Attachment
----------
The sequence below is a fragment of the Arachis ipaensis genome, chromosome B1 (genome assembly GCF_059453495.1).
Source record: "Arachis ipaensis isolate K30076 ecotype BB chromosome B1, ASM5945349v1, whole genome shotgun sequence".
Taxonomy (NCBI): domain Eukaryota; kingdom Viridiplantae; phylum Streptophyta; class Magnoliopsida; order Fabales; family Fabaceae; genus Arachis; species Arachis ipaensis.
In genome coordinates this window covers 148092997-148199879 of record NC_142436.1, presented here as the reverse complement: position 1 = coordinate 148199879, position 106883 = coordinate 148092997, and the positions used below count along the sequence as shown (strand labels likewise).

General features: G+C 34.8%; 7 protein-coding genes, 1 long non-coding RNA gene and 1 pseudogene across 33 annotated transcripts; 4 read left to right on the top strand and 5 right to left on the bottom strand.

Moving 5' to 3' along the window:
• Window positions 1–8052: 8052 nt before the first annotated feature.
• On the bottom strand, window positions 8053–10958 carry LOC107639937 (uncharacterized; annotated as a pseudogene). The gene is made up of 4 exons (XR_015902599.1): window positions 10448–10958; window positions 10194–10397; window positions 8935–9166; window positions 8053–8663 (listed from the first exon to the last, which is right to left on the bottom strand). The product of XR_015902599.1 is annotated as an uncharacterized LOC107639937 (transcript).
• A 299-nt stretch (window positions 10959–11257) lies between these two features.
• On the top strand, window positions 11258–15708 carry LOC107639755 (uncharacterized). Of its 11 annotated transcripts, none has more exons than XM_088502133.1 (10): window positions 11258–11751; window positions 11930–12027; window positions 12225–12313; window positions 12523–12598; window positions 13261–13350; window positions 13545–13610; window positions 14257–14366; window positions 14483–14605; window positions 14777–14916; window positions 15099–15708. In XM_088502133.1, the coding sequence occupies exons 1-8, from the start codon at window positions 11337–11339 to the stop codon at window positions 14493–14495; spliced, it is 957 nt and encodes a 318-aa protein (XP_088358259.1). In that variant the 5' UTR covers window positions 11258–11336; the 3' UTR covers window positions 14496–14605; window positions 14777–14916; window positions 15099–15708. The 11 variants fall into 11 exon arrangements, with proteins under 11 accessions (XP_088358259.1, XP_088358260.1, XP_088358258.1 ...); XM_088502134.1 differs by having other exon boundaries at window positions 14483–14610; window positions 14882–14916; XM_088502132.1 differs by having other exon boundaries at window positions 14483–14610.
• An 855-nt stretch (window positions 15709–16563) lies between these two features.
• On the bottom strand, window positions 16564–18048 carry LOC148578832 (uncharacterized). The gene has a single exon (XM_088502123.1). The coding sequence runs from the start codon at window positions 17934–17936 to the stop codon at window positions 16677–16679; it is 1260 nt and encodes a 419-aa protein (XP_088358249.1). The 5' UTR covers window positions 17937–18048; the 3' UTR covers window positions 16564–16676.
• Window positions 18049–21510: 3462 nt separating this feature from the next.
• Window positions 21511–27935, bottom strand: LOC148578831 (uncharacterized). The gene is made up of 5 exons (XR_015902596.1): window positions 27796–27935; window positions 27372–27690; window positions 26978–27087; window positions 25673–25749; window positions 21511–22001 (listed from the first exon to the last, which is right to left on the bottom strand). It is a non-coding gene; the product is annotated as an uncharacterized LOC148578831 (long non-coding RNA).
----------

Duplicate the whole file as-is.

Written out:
The sequence below is a fragment of the Arachis ipaensis genome, chromosome B1 (genome assembly GCF_059453495.1).
Source record: "Arachis ipaensis isolate K30076 ecotype BB chromosome B1, ASM5945349v1, whole genome shotgun sequence".
Taxonomy (NCBI): domain Eukaryota; kingdom Viridiplantae; phylum Streptophyta; class Magnoliopsida; order Fabales; family Fabaceae; genus Arachis; species Arachis ipaensis.
In genome coordinates this window covers 148092997-148199879 of record NC_142436.1, presented here as the reverse complement: position 1 = coordinate 148199879, position 106883 = coordinate 148092997, and the positions used below count along the sequence as shown (strand labels likewise).

General features: G+C 34.8%; 7 protein-coding genes, 1 long non-coding RNA gene and 1 pseudogene across 33 annotated transcripts; 4 read left to right on the top strand and 5 right to left on the bottom strand.

Moving 5' to 3' along the window:
• Window positions 1–8052: 8052 nt before the first annotated feature.
• On the bottom strand, window positions 8053–10958 carry LOC107639937 (uncharacterized; annotated as a pseudogene). The gene is made up of 4 exons (XR_015902599.1): window positions 10448–10958; window positions 10194–10397; window positions 8935–9166; window positions 8053–8663 (listed from the first exon to the last, which is right to left on the bottom strand). The product of XR_015902599.1 is annotated as an uncharacterized LOC107639937 (transcript).
• A 299-nt stretch (window positions 10959–11257) lies between these two features.
• On the top strand, window positions 11258–15708 carry LOC107639755 (uncharacterized). Of its 11 annotated transcripts, none has more exons than XM_088502133.1 (10): window positions 11258–11751; window positions 11930–12027; window positions 12225–12313; window positions 12523–12598; window positions 13261–13350; window positions 13545–13610; window positions 14257–14366; window positions 14483–14605; window positions 14777–14916; window positions 15099–15708. In XM_088502133.1, the coding sequence occupies exons 1-8, from the start codon at window positions 11337–11339 to the stop codon at window positions 14493–14495; spliced, it is 957 nt and encodes a 318-aa protein (XP_088358259.1). In that variant the 5' UTR covers window positions 11258–11336; the 3' UTR covers window positions 14496–14605; window positions 14777–14916; window positions 15099–15708. The 11 variants fall into 11 exon arrangements, with proteins under 11 accessions (XP_088358259.1, XP_088358260.1, XP_088358258.1 ...); XM_088502134.1 differs by having other exon boundaries at window positions 14483–14610; window positions 14882–14916; XM_088502132.1 differs by having other exon boundaries at window positions 14483–14610.
• An 855-nt stretch (window positions 15709–16563) lies between these two features.
• On the bottom strand, window positions 16564–18048 carry LOC148578832 (uncharacterized). The gene has a single exon (XM_088502123.1). The coding sequence runs from the start codon at window positions 17934–17936 to the stop codon at window positions 16677–16679; it is 1260 nt and encodes a 419-aa protein (XP_088358249.1). The 5' UTR covers window positions 17937–18048; the 3' UTR covers window positions 16564–16676.
• Window positions 18049–21510: 3462 nt separating this feature from the next.
• Window positions 21511–27935, bottom strand: LOC148578831 (uncharacterized). The gene is made up of 5 exons (XR_015902596.1): window positions 27796–27935; window positions 27372–27690; window positions 26978–27087; window positions 25673–25749; window positions 21511–22001 (listed from the first exon to the last, which is right to left on the bottom strand). It is a non-coding gene; the product is annotated as an uncharacterized LOC148578831 (long non-coding RNA).